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Title:I. Macromolecular and architectural effects on the polymerization of α-helices & II. Functional ROMP curing polyester thermosets
Author(s):Baumgartner, Ryan Blake
Director of Research:Cheng, Jianjun
Doctoral Committee Chair(s):Cheng, Jianjun
Doctoral Committee Member(s):Moore, Jeffrey S; Zimmerman, Steven C; Lu, Yi; Kilian, Kris
Department / Program:Chemistry
Discipline:Chemistry
Degree Granting Institution:University of Illinois at Urbana-Champaign
Degree:Ph.D.
Genre:Dissertation
Subject(s):polypeptides
alpha-helix
catalysis
polymerization
NCA
N-carboxyanhydride
secondary structure
tertiary structure
macromolecules
brush polymer
Abstract:Polypeptides provide form and function to every form of life we know on earth. They have the ability to accelerate reactions that would otherwise not occur on a timescale reasonable for life, they can assemble to form extremely complex and hierarchical structures that translate nanoscale movement into macroscopic movement as exemplified in muscle tissue, and they have a unique ability to construct themselves via ribosomes. The first part of my research has concentrated on asking the question, “How can synthetic materials behave like those found in nature?”. While it is a broad question, my research has demonstrated that polymer systems can utilize cues given by their architecture to alter their behavior. In more specific terms, I have shown that polymer kinetics can be governed by not only secondary structure, but also tertiary structure. Utilizing N-carboxyanhydride monomers that polymerize to form polypeptides, the folding of the polymers into alpha-helices was shown to drastically increase the rate of propagation. Furthermore, when the alpha-helices were organized in a close, parallel array along a separate polymer scaffold, the polymerization was found to increase in rate even more substantially. The second part of my thesis focuses on a separate project altogether, sponsored by The Dow Chemical Company. This project focuses on the utilization of ring-opening metathesis polymerization (ROMP) to fabricate new useful materials. ROMP has been a widely utilized and powerful polymerization method to create extremely smart and tunable materials. While a few monomers capable of being polymerized with ROMP have found commercial success, there is substantial room for development. In the second part of my thesis I demonstrated that functional monomers capable of undergoing ROMP can be incorporated into polyesters via the alternating polymerization of epoxides and anhydrides. The utilization of these polymers as multi-functional crosslinkers for thermosets was also demonstrated, incorporating the small molecules 4-dimethylaminopyridine as an agent to limit the curing at room temperature.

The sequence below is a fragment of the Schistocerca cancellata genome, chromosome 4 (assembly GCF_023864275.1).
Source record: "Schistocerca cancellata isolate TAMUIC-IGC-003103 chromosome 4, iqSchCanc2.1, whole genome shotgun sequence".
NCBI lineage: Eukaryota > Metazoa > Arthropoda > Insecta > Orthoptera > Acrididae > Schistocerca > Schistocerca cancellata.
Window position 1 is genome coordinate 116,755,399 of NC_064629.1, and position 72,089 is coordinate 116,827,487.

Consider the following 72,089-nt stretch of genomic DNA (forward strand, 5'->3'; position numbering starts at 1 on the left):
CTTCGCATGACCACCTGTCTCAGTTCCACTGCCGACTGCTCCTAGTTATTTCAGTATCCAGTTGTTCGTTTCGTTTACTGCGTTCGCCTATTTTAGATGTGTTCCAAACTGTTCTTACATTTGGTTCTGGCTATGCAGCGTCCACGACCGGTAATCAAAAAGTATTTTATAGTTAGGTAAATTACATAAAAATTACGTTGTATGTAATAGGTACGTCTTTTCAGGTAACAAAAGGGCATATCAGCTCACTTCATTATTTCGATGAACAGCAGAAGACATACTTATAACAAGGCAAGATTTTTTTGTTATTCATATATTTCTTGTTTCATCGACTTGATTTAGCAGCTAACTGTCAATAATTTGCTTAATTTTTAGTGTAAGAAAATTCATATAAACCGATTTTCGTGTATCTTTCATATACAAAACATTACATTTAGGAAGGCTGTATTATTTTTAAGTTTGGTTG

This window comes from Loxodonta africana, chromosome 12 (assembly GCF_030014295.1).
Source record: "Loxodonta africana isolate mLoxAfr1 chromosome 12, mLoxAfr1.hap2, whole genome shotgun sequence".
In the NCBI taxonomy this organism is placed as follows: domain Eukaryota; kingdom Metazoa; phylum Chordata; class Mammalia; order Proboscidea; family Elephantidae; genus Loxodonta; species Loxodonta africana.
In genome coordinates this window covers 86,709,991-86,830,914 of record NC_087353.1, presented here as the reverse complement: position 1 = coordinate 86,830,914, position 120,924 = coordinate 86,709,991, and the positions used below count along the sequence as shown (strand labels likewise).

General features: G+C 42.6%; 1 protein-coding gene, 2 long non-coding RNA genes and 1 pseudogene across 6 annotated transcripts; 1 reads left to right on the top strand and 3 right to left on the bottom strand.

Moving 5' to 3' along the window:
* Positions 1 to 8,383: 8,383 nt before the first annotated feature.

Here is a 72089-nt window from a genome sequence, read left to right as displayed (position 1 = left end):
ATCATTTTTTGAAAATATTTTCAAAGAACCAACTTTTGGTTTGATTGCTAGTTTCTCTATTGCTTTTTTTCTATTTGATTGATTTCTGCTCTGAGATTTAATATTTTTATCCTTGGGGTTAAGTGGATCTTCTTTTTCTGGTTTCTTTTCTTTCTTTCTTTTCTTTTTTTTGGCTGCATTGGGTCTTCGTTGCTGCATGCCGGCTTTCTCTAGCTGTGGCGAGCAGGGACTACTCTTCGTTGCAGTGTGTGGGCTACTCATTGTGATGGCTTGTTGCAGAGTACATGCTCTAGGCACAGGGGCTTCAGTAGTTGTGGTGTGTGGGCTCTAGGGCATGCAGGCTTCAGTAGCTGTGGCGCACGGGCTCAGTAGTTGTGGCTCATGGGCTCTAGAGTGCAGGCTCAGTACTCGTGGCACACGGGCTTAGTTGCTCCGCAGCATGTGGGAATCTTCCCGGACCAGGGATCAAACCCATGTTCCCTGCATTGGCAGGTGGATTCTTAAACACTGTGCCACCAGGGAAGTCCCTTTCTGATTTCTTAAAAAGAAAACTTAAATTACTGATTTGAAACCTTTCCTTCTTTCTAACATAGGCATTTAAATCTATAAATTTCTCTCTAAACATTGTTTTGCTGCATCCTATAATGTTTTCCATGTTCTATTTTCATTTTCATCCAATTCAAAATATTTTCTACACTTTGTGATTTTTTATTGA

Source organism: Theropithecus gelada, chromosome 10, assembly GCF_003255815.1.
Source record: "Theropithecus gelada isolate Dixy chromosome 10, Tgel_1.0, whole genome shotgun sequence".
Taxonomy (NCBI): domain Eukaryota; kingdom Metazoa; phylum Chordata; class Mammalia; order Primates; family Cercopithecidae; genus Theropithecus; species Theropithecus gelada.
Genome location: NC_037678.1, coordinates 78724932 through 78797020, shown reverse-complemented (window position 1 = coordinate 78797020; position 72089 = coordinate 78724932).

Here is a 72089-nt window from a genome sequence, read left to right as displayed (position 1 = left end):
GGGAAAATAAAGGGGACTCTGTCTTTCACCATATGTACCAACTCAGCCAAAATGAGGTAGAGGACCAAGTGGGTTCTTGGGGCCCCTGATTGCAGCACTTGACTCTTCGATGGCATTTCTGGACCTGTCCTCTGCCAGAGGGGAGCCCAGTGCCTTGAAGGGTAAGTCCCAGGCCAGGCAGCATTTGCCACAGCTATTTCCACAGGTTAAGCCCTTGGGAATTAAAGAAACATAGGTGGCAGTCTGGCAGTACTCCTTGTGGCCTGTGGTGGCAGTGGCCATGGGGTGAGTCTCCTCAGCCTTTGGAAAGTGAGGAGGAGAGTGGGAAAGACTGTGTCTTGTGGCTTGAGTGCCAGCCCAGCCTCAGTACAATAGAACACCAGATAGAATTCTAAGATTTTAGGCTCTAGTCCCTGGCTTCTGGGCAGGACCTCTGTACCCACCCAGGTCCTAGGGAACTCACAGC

Issue Date:2017-04-19
Type:Thesis
URI:http://hdl.handle.net/2142/97390
Rights Information:Copyright 2017 Ryan Baumgartner
Date Available in IDEALS:2017-08-10
Date Deposited:2017-05


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